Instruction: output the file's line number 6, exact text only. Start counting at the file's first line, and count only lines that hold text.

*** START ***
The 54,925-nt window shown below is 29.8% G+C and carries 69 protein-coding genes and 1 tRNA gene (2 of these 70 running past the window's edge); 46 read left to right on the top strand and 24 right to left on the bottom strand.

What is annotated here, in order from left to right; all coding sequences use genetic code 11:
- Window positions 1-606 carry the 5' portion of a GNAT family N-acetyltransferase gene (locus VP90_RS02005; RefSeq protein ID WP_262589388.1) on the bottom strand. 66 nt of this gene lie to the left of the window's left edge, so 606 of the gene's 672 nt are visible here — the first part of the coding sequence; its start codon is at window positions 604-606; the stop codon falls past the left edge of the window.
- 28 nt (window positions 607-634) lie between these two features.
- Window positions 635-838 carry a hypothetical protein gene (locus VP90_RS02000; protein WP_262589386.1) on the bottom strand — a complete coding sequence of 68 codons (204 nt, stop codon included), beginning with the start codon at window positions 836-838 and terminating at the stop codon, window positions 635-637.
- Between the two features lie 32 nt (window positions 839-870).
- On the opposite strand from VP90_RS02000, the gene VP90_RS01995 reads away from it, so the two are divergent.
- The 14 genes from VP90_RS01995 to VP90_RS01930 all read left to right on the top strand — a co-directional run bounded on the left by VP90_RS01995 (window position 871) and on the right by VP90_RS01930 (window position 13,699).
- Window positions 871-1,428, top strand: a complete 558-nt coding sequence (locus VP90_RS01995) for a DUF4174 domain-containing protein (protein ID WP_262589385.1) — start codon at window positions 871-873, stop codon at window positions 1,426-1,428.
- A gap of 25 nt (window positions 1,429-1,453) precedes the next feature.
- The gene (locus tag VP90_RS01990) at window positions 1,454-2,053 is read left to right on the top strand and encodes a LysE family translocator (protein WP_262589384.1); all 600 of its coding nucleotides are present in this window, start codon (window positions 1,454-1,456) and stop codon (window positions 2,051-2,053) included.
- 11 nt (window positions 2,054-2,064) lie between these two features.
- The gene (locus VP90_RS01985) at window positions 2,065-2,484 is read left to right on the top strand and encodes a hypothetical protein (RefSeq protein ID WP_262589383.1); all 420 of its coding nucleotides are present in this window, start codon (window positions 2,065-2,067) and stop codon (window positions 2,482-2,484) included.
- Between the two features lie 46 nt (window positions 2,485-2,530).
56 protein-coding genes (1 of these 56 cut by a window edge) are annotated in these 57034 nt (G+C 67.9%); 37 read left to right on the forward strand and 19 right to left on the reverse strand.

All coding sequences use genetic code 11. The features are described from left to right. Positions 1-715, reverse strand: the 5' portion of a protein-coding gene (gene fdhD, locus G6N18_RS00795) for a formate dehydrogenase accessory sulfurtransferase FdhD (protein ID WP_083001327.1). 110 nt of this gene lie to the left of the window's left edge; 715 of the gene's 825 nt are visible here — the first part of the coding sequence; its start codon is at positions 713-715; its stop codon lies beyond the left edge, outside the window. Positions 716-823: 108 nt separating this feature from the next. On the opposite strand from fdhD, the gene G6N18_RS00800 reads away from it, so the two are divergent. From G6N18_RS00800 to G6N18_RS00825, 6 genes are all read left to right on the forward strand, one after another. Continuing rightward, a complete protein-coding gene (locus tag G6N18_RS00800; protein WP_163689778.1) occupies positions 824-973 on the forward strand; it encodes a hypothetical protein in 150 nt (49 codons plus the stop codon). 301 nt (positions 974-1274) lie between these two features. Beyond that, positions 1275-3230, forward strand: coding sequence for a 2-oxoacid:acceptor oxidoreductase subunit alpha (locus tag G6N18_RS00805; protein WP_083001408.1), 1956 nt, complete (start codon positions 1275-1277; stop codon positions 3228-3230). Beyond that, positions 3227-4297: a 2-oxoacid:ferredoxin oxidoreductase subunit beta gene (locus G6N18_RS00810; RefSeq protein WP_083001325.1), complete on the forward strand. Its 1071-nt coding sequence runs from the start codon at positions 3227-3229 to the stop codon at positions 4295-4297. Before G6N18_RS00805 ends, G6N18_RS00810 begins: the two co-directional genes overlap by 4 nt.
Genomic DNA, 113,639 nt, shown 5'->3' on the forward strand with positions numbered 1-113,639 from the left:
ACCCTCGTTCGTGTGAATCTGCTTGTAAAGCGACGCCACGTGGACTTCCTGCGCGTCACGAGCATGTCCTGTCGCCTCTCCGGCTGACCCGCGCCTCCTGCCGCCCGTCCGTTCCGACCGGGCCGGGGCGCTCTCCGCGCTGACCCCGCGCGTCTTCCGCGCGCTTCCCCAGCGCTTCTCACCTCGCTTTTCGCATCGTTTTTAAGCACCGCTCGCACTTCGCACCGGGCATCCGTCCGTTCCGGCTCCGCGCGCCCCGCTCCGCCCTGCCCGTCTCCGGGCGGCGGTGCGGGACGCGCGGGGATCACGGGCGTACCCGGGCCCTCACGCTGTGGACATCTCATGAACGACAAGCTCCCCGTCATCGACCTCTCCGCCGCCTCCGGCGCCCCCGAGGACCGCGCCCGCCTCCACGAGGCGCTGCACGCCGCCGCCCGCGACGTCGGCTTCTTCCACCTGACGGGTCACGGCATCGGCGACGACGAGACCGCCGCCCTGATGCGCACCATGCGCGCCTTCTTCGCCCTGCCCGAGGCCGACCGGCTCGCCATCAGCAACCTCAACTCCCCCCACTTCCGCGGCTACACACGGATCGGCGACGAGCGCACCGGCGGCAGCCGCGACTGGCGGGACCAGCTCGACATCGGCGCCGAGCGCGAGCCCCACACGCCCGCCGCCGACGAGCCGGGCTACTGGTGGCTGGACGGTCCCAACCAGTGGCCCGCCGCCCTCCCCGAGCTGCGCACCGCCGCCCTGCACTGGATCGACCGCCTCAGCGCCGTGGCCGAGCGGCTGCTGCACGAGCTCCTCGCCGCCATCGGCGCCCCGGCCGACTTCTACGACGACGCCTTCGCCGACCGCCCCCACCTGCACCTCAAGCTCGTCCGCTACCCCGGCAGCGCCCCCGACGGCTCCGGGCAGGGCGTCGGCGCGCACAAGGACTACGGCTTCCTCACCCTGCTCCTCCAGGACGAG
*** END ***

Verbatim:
- Between the two features lie 32 nt (window positions 839-870).